Have you ever watched Back to the Future part 2? Biff had his fortunes all laid out as his older self from the future “borrowed” the Grays Sports Almanac illustrating all sports results for the next thirty years enabling his younger self to bet his way to massive wealth.
A similar almanac would surely come in handy to develop a digital roadmap for your organization. Indeed, the hardest part of any digital strategy is to predict the future. Steve Jobs famously said, “you can’t connect the dots looking forward; you can only connect them looking backward”. This is precisely what Biff did. By traveling into the future, he had the opportunity to look backward and connect the dots of events that have not yet happened in the present.
Unfortunately, I am sure that none of us are in possession of Doc Brown’s time-traveling DeLorean automobile to work our way to a known future within our digital strategy. But what most of us fail to realize is that we have been endowed with the power of creativity and imagination that unfortunately may have gotten lost into our adulthood. Use this superpower to:
- Spot the underlying factors within your external and internal environment that have a critical impact on the outcome and performance of your digital journey. This could be the price of oil, regulatory changes in specific industries or major shifts in consumer behaviour to name just a few.
- Represent each critical event as a dot in your mind (or on a flipchart) that is bound to leave its mark on your digital journey
- Travel relentlessly through the multiverse to create alternative versions of the future based on known facts and events of today. Will hydrogen power energy be the new norm? Will consumers ditch car ownership and shift to the gig economy? Was COVID 19 the beginning of a new era of pandemics?
- Look backward from the vantage point of each alternative future in the multiverse and connect the dots in unique patterns for each of your identified futures. Will advancements in AI and IoT expedite the proliferation of autonomous vehicles? Will the threat of new pandemics fuel further investments in remote working and online shopping? Will business migrate to the metaverse as it develops further?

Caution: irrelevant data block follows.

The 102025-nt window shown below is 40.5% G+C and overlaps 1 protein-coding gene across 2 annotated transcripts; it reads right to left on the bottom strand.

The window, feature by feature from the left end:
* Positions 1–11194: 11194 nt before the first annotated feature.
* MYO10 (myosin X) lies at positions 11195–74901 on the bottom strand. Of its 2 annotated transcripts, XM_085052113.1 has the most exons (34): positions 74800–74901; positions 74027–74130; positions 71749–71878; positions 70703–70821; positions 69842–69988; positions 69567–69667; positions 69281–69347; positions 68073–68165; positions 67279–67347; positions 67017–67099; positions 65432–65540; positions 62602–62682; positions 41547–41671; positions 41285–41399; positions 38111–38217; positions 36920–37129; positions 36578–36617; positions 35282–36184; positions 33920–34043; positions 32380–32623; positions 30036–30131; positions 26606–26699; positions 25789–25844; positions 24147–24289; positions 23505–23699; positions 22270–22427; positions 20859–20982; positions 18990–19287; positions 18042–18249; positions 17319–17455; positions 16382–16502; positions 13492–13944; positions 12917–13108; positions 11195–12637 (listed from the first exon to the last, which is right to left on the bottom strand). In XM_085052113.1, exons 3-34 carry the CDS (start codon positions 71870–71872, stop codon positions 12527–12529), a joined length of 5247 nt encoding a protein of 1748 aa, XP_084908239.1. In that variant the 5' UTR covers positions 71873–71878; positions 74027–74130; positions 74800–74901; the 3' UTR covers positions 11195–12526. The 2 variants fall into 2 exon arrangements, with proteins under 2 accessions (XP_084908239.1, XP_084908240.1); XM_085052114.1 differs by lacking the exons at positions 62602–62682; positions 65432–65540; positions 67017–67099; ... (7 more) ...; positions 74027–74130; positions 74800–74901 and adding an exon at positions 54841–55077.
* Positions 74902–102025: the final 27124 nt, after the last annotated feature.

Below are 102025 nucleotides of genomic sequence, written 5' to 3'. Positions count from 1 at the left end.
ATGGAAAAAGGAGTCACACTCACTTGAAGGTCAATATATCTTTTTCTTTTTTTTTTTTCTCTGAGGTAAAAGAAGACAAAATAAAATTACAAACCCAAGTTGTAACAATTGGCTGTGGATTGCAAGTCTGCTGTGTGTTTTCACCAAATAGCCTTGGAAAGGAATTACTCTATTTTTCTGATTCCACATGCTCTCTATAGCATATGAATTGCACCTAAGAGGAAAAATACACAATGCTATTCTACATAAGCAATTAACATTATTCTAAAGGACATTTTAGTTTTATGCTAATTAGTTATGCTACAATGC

- Evaluate how changes in the connections across the dots can impact not only your digital journey but also your ultimate destination. Does it make sense to invest in expensive integrated ERP solutions when technology is changing all the time? Should I embrace Green Digital principles as consumers and regulators will become increasingly conscious of ESG considerations? Will advancements in Augmented Reality and Virtual Reality Technologies fuel new opportunities for my business to enhance the customer experience?
- Adapt and revise your digital strategy and roadmap based on your evaluation of the outcome of changes in the connections across the dots.
You may be right in thinking that this is very similar to what traditional scenario planning is all about in strategy. However there is one subtle (and major) difference. Scenario Planning is intermittent and based on the concept of developing a robust strategy that can withstand alternative futures. In contrast, this approach is dynamic and hinges on the need to engage on an infinite loop of constantly travelling to the future to connect the dots looking backward and make constant changes to your digital strategy to alter the outcome of that very same future.
Are you interested in exploring more concepts about digitalisation for the future? Please visit my web-site on www.david-galea.com. Also my new book Digital Made Simple will be out for sale soon so watch this space.